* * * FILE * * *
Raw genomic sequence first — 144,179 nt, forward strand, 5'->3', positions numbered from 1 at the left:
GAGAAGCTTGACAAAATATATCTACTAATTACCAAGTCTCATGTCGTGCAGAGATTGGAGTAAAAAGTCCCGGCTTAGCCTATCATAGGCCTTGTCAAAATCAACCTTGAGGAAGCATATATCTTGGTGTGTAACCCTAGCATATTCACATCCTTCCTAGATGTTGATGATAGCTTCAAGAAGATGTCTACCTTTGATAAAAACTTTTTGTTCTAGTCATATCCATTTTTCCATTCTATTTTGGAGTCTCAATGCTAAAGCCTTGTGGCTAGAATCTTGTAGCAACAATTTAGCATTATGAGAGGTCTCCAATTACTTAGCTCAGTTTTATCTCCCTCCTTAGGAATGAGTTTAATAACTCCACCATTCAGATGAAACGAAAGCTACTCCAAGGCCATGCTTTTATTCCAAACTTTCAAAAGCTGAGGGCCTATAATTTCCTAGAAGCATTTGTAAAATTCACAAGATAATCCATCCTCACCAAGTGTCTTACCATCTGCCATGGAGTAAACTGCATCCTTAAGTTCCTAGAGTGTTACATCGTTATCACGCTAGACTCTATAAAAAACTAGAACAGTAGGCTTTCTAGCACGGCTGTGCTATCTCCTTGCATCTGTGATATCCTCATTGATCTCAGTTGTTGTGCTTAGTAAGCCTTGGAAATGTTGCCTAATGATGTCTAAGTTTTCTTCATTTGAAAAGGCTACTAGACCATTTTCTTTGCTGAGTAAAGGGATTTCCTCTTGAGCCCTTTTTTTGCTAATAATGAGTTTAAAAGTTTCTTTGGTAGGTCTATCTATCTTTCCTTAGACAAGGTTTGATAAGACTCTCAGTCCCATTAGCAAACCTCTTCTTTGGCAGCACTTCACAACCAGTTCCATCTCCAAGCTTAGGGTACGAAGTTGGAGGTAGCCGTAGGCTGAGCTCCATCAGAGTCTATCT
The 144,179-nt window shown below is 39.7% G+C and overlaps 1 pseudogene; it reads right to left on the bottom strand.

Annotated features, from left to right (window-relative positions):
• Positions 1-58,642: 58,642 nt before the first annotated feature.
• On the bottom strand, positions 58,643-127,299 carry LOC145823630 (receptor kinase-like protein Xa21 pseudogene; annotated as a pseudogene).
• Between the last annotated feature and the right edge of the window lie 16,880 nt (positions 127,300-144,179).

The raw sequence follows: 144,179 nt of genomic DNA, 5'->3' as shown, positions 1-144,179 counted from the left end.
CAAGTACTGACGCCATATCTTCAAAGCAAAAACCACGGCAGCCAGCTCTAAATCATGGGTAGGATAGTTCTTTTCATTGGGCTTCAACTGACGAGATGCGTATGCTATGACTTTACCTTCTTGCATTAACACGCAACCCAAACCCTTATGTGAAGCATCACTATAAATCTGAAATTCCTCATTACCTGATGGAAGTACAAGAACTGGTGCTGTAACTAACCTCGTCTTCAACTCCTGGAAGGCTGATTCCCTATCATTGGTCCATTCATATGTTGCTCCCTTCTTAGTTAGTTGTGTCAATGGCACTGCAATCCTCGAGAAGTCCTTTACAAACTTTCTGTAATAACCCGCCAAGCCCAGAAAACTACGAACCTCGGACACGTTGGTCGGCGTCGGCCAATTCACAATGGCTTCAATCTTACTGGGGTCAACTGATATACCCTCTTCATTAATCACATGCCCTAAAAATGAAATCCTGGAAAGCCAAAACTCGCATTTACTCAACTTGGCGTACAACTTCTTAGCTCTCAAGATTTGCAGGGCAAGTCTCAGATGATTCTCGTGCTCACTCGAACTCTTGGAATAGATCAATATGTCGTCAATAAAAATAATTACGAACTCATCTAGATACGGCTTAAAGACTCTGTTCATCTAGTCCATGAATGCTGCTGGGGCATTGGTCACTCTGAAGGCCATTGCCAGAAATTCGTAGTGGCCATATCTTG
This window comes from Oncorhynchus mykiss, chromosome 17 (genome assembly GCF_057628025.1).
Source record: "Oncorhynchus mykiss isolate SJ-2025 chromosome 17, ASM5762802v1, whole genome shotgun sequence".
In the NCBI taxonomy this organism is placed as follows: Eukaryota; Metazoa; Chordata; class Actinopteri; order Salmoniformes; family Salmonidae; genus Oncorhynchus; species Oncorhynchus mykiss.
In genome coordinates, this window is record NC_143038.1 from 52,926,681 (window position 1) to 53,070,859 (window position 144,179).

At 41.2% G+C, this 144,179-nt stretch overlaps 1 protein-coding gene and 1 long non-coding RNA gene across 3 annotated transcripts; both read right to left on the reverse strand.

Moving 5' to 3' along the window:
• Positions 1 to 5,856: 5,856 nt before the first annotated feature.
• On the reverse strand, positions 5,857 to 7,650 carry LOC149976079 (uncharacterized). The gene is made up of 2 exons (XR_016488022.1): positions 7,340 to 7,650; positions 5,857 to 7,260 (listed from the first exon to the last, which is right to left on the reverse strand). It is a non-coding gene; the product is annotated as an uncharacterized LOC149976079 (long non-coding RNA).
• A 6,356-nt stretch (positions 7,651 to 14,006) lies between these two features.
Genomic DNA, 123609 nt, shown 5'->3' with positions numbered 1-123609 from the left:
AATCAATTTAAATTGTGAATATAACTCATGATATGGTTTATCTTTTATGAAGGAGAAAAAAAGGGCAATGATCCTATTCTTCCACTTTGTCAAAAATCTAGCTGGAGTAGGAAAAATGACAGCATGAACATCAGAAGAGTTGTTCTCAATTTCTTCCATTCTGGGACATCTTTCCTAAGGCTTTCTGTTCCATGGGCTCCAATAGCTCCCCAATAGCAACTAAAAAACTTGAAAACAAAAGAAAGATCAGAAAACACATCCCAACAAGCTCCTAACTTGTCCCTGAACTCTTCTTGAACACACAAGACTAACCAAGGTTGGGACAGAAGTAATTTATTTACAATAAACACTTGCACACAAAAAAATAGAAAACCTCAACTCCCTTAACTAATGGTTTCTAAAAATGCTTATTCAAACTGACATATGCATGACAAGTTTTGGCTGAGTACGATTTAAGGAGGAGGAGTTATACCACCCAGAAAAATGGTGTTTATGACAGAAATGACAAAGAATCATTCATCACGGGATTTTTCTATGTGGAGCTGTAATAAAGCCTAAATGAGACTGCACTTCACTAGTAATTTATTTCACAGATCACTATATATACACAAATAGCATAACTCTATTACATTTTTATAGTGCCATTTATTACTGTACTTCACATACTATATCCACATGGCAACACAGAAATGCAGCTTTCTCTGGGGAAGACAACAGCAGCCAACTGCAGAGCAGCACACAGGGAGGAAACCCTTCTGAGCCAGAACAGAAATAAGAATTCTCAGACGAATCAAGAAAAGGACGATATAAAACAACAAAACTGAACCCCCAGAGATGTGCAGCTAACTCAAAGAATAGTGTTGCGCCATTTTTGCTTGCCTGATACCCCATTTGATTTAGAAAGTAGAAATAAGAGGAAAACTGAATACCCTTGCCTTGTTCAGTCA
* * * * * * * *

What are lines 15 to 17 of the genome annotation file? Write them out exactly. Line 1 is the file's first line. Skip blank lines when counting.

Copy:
Moving 5' to 3' along the window:
• Positions 1 to 5,856: 5,856 nt before the first annotated feature.
• On the reverse strand, positions 5,857 to 7,650 carry LOC149976079 (uncharacterized). The gene is made up of 2 exons (XR_016488022.1): positions 7,340 to 7,650; positions 5,857 to 7,260 (listed from the first exon to the last, which is right to left on the reverse strand). It is a non-coding gene; the product is annotated as an uncharacterized LOC149976079 (long non-coding RNA).